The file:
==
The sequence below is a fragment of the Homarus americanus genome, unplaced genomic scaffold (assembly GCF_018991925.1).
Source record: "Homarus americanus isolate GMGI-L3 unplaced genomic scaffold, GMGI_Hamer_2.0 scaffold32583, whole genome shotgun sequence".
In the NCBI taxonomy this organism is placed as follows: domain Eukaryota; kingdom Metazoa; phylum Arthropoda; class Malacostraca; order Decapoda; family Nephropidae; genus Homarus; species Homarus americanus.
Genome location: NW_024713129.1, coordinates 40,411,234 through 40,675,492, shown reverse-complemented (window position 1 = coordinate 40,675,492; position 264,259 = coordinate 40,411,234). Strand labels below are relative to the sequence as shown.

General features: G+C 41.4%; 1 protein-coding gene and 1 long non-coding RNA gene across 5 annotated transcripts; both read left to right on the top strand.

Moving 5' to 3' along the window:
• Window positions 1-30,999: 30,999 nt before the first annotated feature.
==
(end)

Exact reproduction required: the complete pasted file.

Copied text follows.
The sequence below is a fragment of the Homarus americanus genome, unplaced genomic scaffold (assembly GCF_018991925.1).
Source record: "Homarus americanus isolate GMGI-L3 unplaced genomic scaffold, GMGI_Hamer_2.0 scaffold32583, whole genome shotgun sequence".
In the NCBI taxonomy this organism is placed as follows: domain Eukaryota; kingdom Metazoa; phylum Arthropoda; class Malacostraca; order Decapoda; family Nephropidae; genus Homarus; species Homarus americanus.
Genome location: NW_024713129.1, coordinates 40,411,234 through 40,675,492, shown reverse-complemented (window position 1 = coordinate 40,675,492; position 264,259 = coordinate 40,411,234). Strand labels below are relative to the sequence as shown.

General features: G+C 41.4%; 1 protein-coding gene and 1 long non-coding RNA gene across 5 annotated transcripts; both read left to right on the top strand.

Moving 5' to 3' along the window:
• Window positions 1-30,999: 30,999 nt before the first annotated feature.